New Improvements in BART’s Security Camera System
Public transportation security authorities are not unfamiliar with security and surveillance systems. Rider safety is paramount, and in recent years, transit authorities have been taking large strides in beefing up their digital security presence for increased security. The latest development in this comes in the San Francisco Bay Area, where Bay Area Rapid Transit – commonly referred to as BART – has decided to install new, comprehensive digital video surveillance network with video analytics to overhaul public safety.
IP Video Surveillance and Video Analytics
BART already deploys security cameras in their train cars and stations, but most of them are currently outdated, analog devices with low resolutions, grainy footage and clunky software and video storage. The new system would see all 4,000 analog cameras upgraded to a new digital platform, with Full HD cameras for higher resolution and clearer images, as well much faster speeds and better storage.
In addition, the new IP cameras will all feature server-end analytics, similar to those found in retail security systems. Analytic software analyzing and tracking rider behavior and observing for suspicious activity and emergency incidents. Some examples of behavior that analytics systems might track include gait, dwell time (how long people stay in one area) or line crossing. When emergencies and unsavory behavior do occur, automatic notifications will alert public transportation security employees and police, who can respond much faster and proactively then before.
If necessary, the thousands of hours of surveillance footage stored on the server can later be searched and combed through for certain markers. For example, video analytics can identify people by color of clothing, style, walking gait or even by an object in their hand. Equipped with higher resolution cameras (usually above 3MP), analytics software can even use advanced features like facial recognition, and track tagged individuals. They can also create heat maps from stored footage.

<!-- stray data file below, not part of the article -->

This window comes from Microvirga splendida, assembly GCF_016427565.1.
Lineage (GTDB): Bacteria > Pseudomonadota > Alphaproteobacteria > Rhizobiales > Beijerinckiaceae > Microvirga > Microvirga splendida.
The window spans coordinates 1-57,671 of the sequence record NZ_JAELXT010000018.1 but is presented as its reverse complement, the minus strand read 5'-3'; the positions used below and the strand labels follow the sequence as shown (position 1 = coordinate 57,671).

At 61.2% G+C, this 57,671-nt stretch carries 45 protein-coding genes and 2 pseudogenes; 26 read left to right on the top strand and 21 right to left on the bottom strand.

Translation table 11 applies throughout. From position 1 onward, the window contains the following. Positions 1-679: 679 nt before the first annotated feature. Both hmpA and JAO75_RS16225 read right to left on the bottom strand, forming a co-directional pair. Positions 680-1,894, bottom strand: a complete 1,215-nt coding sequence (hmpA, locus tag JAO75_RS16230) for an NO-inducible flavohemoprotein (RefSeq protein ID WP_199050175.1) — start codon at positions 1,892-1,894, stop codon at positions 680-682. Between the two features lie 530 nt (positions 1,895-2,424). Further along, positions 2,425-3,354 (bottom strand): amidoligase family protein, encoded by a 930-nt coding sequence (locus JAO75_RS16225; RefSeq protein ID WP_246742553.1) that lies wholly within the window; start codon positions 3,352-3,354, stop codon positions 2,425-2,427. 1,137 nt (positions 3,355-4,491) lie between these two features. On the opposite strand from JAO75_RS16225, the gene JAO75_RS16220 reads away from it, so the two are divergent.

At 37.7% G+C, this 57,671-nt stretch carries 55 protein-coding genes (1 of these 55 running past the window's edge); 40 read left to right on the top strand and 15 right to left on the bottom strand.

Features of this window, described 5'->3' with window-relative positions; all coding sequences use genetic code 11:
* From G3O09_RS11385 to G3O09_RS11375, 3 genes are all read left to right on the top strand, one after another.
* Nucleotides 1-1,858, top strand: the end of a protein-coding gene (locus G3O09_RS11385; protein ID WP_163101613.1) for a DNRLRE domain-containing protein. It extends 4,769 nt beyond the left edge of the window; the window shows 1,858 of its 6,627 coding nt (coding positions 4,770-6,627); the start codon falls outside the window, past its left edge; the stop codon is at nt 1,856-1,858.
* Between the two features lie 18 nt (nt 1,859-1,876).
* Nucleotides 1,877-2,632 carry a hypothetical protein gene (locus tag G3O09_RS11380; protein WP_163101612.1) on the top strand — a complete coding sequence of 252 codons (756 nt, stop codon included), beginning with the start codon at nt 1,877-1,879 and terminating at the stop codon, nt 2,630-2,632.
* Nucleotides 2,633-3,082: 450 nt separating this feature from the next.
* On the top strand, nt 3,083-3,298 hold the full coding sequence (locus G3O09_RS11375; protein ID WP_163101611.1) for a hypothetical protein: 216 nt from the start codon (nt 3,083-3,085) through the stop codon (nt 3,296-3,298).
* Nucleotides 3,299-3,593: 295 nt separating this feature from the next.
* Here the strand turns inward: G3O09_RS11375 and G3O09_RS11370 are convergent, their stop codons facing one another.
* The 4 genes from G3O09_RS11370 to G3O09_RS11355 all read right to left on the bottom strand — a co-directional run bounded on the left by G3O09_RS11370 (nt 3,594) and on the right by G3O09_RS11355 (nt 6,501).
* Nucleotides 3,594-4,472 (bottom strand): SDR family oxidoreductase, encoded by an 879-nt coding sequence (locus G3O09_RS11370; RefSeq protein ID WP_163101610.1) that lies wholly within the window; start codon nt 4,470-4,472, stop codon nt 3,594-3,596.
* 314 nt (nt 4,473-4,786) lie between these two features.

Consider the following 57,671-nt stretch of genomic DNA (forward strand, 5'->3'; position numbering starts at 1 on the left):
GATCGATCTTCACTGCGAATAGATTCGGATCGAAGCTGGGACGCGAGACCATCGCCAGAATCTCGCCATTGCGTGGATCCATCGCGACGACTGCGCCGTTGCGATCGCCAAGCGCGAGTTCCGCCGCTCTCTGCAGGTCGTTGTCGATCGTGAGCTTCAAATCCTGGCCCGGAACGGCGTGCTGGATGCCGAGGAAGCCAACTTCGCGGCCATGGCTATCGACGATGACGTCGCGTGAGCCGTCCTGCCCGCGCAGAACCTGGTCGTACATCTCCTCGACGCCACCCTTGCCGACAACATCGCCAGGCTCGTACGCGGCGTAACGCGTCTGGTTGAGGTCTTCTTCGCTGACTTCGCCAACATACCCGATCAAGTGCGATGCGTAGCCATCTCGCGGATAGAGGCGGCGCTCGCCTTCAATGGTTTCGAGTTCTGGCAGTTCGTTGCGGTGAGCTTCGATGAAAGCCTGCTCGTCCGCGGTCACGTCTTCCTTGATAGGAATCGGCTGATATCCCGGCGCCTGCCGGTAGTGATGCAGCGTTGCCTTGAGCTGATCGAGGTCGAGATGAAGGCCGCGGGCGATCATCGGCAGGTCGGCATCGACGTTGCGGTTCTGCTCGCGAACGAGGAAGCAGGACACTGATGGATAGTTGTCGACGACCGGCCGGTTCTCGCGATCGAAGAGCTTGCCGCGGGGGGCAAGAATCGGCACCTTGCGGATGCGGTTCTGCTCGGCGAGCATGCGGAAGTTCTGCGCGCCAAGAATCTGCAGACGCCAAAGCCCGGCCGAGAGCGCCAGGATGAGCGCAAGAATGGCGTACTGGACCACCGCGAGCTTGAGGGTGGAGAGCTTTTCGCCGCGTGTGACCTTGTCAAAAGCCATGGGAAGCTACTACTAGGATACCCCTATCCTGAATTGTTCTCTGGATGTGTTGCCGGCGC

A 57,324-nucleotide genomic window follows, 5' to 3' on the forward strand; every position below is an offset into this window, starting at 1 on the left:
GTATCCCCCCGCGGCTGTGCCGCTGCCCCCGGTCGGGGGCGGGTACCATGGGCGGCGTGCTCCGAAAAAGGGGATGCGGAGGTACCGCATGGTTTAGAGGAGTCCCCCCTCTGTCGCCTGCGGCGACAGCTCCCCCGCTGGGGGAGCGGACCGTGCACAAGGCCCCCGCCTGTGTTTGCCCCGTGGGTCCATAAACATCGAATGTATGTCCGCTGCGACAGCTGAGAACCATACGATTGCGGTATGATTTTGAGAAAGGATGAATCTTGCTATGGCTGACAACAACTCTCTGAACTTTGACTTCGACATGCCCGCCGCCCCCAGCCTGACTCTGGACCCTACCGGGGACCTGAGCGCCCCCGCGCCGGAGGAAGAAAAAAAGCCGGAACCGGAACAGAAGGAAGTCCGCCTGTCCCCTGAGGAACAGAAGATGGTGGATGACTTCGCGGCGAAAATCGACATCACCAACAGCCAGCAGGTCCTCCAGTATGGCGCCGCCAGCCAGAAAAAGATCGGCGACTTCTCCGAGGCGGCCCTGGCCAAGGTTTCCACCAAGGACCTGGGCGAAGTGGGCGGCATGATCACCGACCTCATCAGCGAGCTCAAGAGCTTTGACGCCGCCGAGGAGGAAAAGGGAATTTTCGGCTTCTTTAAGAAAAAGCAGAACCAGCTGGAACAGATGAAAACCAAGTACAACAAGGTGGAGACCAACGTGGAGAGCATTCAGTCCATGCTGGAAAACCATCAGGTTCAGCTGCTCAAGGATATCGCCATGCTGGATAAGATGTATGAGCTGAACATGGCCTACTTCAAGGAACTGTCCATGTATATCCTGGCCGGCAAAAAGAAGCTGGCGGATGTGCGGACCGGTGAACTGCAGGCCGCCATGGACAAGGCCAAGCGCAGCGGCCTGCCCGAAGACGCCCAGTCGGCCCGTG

Additional Public Transportation Security Measures
To further increase security and ensure riders of their safety, BART is also proposing to install large monitors with live video feeds at station entrances, reminding people that surveillance is being conducted, assuaging fears from uncomfortable passengers and acting as an effective deterrent against attempted crimes. Other physical security measures include installing additional call boxe at every station, newer, brighter lighting, and
These new upgrades come in addition to some of the other security systems BART has implemented in recent years, such as automatic license plate readers (ALPRS) at stations to identify stolen or wanted vehicles, and a smartphone app for reporting unruly and dangerous behavior to BART police.
Nationwide Improvements In Security
With these additions, BART joins other cities’ and states’ transit authorities in upgrading and overhauling to the latest in public transsecurity technology. Denver, Colorado’s Regional Transit District, for example, has in recent years rolled out a comprehensive video security system, and has encouraged riders to download their app for reporting suspicious and undesirable behavior from other passengers, with integrated GPS pinpointing and the ability to send photos and video of the incidents. Likewise, the MBTA in Boston has taken video surveillance and storage a step further, implementing 4k cameras with both LTE and Wi-Fi for wireless remote access and video offloading, for more efficient storage and viewing.
These are just a handful of ways that transit authorities are taking steps to increase their rider safety. Over the next few years, expect to see video analytics software and 4k UHD security cameras rolled out in other cities, as transit systems across the country seek to further improve their rider experience.